Looking ahead to the 1990s, Dr. Bensman said that he and his administrative team would focus on “educating the complete person.” He concluded that:

John Cronin, Board of Trustees member (Courtesy of Kenton County Public Library)

We must now look globally at the 21st century and ask, ‘what is our responsibility?’ What are the challenges that we will encounter in preparing our students for the challenges that they must face? We shall be summoned to address such topics as INTERNATIONAL EDUCATION, THE FOREIGN LANGUAGES, FINE ARTS APPRECIATION, AND CULTURAL SENSITIVITY IN THE MARKETPLACE” (President’s Report to Board of Trustees, Thomas More University Archives, September 22, 1989).

The Chair of the Board at that time was Gerry Thelen, TMU Alum and member of the Athletic Hall of Fame at TMC.

A Board of Trustees evaluation of Dr. Bensman at this exact point, authored by a Cincinnati attorney Albert H. Neman as a Board representative, spoke of Dr. Bensman as a “good leader and an effective administrator” and as an “effective fundraiser.” The letter noted as a weakness, a “lack of scholarly accomplishment,” adding that this was not uncommon among presidents of small liberal arts institutions, but added nevertheless that: “I have the impression that the faculty is much happier now under his administration” (Letter to Most Rev. William A. Hughes from Al Neman of Wood and Lamping Attorneys at Law, as Board of Trustees spokesperson – “Strengths and Weaknesses of President Charles Bensman, July 25, 1988, TMU Archives).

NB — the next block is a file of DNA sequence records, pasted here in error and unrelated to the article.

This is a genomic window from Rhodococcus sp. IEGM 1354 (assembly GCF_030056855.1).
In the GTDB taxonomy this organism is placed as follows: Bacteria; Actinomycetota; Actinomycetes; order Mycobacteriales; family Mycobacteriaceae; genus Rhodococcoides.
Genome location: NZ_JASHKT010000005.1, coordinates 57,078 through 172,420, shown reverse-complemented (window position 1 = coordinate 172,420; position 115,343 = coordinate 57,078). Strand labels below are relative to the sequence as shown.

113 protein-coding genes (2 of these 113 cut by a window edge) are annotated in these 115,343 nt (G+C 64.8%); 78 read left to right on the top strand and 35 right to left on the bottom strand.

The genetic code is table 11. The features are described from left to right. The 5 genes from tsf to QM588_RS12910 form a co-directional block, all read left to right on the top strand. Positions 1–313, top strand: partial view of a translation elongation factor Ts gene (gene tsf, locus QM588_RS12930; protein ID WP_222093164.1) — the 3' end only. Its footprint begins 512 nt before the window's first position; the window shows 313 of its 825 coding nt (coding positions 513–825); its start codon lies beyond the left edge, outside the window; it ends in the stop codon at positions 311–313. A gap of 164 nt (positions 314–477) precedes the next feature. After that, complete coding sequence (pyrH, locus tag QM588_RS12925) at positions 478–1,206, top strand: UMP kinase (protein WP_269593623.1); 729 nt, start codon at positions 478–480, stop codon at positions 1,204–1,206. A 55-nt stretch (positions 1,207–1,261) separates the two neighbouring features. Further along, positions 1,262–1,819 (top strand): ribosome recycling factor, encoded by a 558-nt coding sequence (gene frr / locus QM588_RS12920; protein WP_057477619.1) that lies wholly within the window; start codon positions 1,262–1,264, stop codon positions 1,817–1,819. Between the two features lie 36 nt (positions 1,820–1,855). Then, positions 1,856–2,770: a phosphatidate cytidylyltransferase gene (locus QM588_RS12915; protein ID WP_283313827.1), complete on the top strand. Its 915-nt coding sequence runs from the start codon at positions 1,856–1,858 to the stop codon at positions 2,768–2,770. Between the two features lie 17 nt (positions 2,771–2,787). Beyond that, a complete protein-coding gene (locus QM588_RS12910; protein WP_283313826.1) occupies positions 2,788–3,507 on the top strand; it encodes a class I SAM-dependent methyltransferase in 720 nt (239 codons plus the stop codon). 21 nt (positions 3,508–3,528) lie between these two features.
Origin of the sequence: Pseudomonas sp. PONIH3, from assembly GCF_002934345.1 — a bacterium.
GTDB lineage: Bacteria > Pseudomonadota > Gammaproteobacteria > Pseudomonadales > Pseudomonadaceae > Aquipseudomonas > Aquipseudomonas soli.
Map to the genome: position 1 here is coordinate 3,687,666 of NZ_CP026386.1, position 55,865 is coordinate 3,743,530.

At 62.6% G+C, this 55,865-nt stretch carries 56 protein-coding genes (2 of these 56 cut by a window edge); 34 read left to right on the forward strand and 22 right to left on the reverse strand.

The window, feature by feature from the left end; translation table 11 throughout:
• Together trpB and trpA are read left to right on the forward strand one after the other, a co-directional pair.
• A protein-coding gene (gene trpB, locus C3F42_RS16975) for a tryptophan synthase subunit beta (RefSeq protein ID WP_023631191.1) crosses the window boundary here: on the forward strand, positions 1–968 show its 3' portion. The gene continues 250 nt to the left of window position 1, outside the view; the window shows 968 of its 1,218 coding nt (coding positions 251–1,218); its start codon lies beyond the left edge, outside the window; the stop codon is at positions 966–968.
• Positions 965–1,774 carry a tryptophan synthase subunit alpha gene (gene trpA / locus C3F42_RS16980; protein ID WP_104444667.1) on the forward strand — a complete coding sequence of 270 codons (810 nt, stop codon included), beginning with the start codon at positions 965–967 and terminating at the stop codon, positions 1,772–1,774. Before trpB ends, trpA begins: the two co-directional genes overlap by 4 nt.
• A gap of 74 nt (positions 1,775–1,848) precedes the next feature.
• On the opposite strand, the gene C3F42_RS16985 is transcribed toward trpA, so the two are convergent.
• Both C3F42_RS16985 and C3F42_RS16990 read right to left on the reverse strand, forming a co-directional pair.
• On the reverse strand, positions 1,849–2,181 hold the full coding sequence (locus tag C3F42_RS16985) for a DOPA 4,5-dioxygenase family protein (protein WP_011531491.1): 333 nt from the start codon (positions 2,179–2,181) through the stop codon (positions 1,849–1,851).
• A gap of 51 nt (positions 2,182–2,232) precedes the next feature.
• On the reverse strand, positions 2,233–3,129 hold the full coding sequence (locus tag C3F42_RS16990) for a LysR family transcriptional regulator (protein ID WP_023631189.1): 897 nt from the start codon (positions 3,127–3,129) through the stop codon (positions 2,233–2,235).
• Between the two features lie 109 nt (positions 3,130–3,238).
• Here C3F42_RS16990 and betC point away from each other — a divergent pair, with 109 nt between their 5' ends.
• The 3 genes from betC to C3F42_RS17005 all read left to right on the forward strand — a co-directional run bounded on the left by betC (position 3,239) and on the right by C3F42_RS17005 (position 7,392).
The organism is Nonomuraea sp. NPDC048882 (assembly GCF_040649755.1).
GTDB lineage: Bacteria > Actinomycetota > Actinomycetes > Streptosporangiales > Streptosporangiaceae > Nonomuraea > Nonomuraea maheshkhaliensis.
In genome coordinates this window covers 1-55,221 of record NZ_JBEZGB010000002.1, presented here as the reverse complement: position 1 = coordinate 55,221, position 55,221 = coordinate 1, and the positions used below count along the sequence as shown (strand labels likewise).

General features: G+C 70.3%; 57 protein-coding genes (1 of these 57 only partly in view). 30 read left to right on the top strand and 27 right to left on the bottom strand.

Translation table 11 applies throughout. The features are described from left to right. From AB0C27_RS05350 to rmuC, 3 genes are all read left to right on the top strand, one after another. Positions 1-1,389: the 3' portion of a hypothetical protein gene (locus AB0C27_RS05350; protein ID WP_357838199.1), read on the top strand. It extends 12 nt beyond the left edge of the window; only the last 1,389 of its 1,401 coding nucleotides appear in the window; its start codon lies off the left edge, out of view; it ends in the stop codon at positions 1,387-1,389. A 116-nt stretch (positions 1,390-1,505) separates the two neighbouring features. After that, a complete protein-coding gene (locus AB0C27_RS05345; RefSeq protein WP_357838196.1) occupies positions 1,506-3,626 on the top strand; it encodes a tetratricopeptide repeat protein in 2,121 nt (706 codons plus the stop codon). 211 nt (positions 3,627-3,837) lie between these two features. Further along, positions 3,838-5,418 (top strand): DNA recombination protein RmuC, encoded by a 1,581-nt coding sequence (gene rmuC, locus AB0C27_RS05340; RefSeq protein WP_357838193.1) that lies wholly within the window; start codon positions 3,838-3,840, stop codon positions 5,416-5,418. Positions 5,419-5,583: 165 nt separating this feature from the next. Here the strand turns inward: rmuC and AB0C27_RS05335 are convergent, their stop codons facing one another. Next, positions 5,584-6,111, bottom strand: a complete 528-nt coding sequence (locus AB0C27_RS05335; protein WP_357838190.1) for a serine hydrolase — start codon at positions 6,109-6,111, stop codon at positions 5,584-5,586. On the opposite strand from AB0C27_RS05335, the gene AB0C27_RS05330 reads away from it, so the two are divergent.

The Bensman era at Thomas More College was off to a good start.

Dr. Raymond G.  Hebert is a Professor of History and Executive Director of the William T. Robinson III Institute for Religious Liberty at Thomas More University. He has just completed his 46th year at Thomas More and, with that background, will now serve as the General Editor of the official history of Thomas More College/University from 1971-2021. With a projected title of RETROSPECT AND VISTA II, it will serve as the sequel to Sr. Irmina Saelinger’s RETROSPECT AND VISTA, the history of the first 50 years of Thomas More College (formerly Villa Madonna College). He can be contacted at hebertr@thomasmore.edu.

We want to learn more about the history of your business, church, school, or organization in our region (Cincinnati, Northern Kentucky, and along the Ohio River). If you would like to share your rich history with others, please contact the editor of “Our Rich History,” Paul A. Tenkotte, at tenkottep@nku.edu. Paul A. Tenkotte, PhD is Professor of History and Women’s & Gender Studies at Northern Kentucky University (NKU) and the author of many books and articles.